Fluid inclusion analysis

Fluid inclusion analysis

Fluid inclusion (FI) analysis is a technique which allows the salinity and temperature of cement parent-fluids to be precisely determined. Some of the main applications to petroleum geology are:

  • determination of pore-fluid history and diagenetic environment

  • determination of burial depth and absolute age of diagenetic events (when coupled with geothermal gradient and burial history data)

  • improved understanding of the timing of hydrocarbon migration/charging (where petroleum inclusions co-occur with aqueous inclusions) and information on hydrocarbon type

  • discrimination of seawater dolomite (low temperature, salinity ~3.5%), mixing-zone dolomite (low temperature, brackish salinity), near-surface evaporative dolomite (low temperature, high-salinity) and burial dolomites (high temperature, typically high salinity)

Oolithica has an in-house USGS-Reynolds Fluid Inclusion System, mounted on an Olympus microscope fitted with specialized ultra-long working distance objectives.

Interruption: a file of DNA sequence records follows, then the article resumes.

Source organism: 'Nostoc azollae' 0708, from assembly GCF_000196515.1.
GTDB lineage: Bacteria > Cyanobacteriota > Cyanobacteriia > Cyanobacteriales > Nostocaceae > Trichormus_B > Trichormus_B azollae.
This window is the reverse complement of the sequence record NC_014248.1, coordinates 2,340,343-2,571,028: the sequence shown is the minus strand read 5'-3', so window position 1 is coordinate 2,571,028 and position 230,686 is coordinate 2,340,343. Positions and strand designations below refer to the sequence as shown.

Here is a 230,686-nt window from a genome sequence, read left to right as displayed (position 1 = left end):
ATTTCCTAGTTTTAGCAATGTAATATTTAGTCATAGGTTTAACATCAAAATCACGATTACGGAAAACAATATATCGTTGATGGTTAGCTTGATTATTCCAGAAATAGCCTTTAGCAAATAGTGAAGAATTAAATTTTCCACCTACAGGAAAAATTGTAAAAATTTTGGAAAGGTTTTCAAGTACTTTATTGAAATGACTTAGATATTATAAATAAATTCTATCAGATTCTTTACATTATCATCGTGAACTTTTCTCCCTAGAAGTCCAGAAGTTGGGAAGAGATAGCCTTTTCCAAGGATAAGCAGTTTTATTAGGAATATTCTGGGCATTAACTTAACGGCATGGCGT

Detail of brown oil-filled fluid inclusions and co-existing colourless fluid inclusions within fracture-filling celestite cement.  Lower Tertiary of the Salt Range, Pakistan.

Detail of 2-phase fluid inclusions with highly variable liquid:vapour ratios including some strongly gas-rich inclusions (arrowed) which freeze at -184C indicating the presence of methane.  Lower Tertiary of the Salt Range, Pakistan.

Petroleum fluid inclusions associated with oil column breaching.  An early phase of quartz overgrowth is fractured and lined with petroleum rich inclusions, prior to re-cementation by further quartz cement.

Mouseover image is taken under UV light and shows the oil inclusions with yellow fluorescence.  The fluorescence colour can be used to determine the API of the oil within the inclusions.